What you know as Bitcoin, Dogecoin, Ethereum, cash, or even good old-fashioned gold are examples of what are called, by contrast to NFTs, "fungible tokens." Fungible cryptocurrencies have more in common with traditional currencies like the U.S. dollar than you might think, at least compared to NFTs. Fungible tokens have some important common characteristics. For one, they're uniform and interchangeable. One dollar bill is the same as any other in terms of value, and you don't have to distinguish them. The same goes for Bitcoin. Fungible tokens are also divisible. Just like you can break a $100 bill into $50s, $20s, $10s, etc., you can break a Bitcoin into smaller units known as "satoshis," which are all also uniform and interchangeable. Finally, fungible tokens are commonly used and traded by many different people on markets for commodities and services.
A non-fungible token, on the other hand, does not share these properties. For one, it's indivisible. You can't break into smaller units that separately still add up to the value of the whole; the value of the NFT is tied to the whole token. And NFTs aren't uniform, but unique. Each NFT is distinct, and so comes with a distinct value. This makes it not interchangeable one for one with other NFTs. Lastly, NFTs often come with a record of provenance or ownership, showing their ownership history and who currently holds the token.
The tokens created by Stoner Cats are known as "utility NFTs." As the name implies, these are tokens that have an added value and function by giving their holder membership to some service or club or by acting as a ticket to an event. For example, the folks behind the Coachella Music Festival grant the holders of their "Coachella Collectibles" NFTs with lifetime passes to the festival. Compare these to the traditional collectible NFTs, which just serve as digital art to be looked at, and perhaps as a status symbol, but don't offer much more in terms of functionality.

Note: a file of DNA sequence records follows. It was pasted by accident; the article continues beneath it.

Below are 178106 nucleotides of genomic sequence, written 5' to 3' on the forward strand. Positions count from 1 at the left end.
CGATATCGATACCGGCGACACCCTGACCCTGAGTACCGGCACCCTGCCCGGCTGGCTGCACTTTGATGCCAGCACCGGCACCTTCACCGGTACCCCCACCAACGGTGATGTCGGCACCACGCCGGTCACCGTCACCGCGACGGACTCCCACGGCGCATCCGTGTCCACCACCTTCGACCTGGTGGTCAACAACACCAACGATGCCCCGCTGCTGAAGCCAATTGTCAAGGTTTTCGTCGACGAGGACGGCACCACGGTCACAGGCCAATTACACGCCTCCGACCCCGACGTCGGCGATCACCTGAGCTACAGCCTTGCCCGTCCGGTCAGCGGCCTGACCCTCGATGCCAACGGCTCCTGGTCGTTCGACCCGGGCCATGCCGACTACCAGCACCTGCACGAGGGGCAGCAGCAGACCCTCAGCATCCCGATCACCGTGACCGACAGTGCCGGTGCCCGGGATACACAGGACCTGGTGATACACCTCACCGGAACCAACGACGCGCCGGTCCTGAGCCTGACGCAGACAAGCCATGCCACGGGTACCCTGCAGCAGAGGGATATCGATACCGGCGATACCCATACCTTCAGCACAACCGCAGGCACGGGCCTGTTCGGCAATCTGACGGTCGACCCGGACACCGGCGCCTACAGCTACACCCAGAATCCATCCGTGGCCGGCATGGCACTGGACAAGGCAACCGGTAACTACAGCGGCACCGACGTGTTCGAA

With many NFTs, the creators of the tokens receive royalties every time they are traded on certain markets. In the case of Stoner Cats, the creators received a 2.5% royalty on each sale. Since the majority of the NFTs were resold on the secondary market, that generated a significant revenue for the creators in addition to the initial sale. The whole project seemed to be going successfully.